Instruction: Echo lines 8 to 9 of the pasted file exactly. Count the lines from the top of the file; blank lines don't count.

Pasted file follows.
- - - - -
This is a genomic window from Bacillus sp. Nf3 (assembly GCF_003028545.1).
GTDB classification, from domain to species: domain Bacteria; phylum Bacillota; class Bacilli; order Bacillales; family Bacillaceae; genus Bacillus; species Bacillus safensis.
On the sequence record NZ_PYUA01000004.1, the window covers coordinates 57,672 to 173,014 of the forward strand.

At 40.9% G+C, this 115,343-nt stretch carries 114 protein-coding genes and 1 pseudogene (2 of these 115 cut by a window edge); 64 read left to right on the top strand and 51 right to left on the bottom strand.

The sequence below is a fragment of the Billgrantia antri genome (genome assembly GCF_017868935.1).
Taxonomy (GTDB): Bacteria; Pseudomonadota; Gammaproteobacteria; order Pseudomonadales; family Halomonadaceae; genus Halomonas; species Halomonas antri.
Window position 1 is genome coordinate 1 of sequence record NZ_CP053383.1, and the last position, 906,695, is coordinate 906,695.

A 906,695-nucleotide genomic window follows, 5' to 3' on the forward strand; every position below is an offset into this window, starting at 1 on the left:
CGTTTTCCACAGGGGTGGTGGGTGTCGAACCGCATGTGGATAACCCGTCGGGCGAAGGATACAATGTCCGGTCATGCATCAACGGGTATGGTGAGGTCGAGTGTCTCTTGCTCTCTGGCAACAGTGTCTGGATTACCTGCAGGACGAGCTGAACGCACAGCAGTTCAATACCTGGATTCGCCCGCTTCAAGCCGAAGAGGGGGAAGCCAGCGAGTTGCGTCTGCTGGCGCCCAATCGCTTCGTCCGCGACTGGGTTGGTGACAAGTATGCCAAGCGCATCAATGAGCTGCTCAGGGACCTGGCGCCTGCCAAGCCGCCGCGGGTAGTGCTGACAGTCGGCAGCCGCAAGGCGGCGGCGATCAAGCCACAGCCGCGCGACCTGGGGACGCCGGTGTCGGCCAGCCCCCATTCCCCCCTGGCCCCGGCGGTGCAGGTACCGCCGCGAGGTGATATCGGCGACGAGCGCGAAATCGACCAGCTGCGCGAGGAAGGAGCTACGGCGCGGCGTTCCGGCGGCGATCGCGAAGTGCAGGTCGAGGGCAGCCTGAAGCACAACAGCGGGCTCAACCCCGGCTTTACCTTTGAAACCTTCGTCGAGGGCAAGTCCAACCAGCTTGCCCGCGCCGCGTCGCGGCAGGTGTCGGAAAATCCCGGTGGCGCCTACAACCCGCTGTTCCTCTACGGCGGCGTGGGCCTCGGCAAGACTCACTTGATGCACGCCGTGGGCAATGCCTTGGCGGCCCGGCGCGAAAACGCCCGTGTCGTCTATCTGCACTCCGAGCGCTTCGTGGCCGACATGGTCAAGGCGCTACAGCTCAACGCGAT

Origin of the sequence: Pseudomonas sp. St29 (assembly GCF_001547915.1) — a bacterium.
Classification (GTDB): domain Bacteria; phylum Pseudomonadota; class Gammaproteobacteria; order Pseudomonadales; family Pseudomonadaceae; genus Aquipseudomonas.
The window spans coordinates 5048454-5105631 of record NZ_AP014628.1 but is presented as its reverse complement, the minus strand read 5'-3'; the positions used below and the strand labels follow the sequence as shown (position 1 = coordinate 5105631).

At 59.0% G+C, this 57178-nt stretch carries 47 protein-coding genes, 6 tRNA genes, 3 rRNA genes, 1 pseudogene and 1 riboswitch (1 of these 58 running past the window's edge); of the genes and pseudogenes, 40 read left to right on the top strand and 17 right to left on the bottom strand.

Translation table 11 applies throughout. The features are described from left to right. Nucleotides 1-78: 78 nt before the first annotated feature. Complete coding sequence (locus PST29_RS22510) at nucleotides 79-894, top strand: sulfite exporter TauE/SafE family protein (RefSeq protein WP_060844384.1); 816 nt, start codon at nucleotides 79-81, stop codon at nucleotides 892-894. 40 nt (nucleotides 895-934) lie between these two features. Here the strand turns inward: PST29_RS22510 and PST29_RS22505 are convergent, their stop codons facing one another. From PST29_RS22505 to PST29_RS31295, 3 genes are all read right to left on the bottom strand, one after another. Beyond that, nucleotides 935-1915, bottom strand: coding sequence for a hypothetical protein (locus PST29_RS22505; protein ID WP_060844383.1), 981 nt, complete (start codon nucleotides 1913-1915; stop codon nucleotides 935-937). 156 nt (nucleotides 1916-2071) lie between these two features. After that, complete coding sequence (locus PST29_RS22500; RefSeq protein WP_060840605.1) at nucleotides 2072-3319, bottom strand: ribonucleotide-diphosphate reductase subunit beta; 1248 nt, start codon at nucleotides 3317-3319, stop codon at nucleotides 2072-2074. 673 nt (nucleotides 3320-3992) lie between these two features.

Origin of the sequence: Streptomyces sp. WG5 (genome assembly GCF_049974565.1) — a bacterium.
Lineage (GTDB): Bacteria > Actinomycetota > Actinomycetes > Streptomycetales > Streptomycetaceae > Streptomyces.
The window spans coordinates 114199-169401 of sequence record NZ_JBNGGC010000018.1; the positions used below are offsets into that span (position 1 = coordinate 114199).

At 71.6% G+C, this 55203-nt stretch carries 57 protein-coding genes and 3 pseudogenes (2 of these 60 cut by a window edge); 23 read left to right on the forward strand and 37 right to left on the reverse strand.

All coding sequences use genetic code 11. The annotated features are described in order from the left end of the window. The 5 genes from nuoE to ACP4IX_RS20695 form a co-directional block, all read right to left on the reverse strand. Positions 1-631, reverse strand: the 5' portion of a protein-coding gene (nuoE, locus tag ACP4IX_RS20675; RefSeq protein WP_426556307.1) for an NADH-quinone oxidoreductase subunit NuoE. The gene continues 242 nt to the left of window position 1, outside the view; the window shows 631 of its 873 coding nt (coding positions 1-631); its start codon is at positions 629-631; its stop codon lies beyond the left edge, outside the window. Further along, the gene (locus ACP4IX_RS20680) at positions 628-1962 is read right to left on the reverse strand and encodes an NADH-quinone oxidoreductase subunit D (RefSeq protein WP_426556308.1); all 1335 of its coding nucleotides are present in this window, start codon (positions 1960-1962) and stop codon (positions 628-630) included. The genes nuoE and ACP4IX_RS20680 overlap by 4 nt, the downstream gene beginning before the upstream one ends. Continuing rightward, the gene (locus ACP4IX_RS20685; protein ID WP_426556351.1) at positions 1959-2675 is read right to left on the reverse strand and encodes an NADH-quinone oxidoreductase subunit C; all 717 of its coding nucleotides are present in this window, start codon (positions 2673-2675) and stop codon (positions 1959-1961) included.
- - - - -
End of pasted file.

A 906,695-nucleotide genomic window follows, 5' to 3' on the forward strand; every position below is an offset into this window, starting at 1 on the left:
CGTTTTCCACAGGGGTGGTGGGTGTCGAACCGCATGTGGATAACCCGTCGGGCGAAGGATACAATGTCCGGTCATGCATCAACGGGTATGGTGAGGTCGAGTGTCTCTTGCTCTCTGGCAACAGTGTCTGGATTACCTGCAGGACGAGCTGAACGCACAGCAGTTCAATACCTGGATTCGCCCGCTTCAAGCCGAAGAGGGGGAAGCCAGCGAGTTGCGTCTGCTGGCGCCCAATCGCTTCGTCCGCGACTGGGTTGGTGACAAGTATGCCAAGCGCATCAATGAGCTGCTCAGGGACCTGGCGCCTGCCAAGCCGCCGCGGGTAGTGCTGACAGTCGGCAGCCGCAAGGCGGCGGCGATCAAGCCACAGCCGCGCGACCTGGGGACGCCGGTGTCGGCCAGCCCCCATTCCCCCCTGGCCCCGGCGGTGCAGGTACCGCCGCGAGGTGATATCGGCGACGAGCGCGAAATCGACCAGCTGCGCGAGGAAGGAGCTACGGCGCGGCGTTCCGGCGGCGATCGCGAAGTGCAGGTCGAGGGCAGCCTGAAGCACAACAGCGGGCTCAACCCCGGCTTTACCTTTGAAACCTTCGTCGAGGGCAAGTCCAACCAGCTTGCCCGCGCCGCGTCGCGGCAGGTGTCGGAAAATCCCGGTGGCGCCTACAACCCGCTGTTCCTCTACGGCGGCGTGGGCCTCGGCAAGACTCACTTGATGCACGCCGTGGGCAATGCCTTGGCGGCCCGGCGCGAAAACGCCCGTGTCGTCTATCTGCACTCCGAGCGCTTCGTGGCCGACATGGTCAAGGCGCTACAGCTCAACGCGAT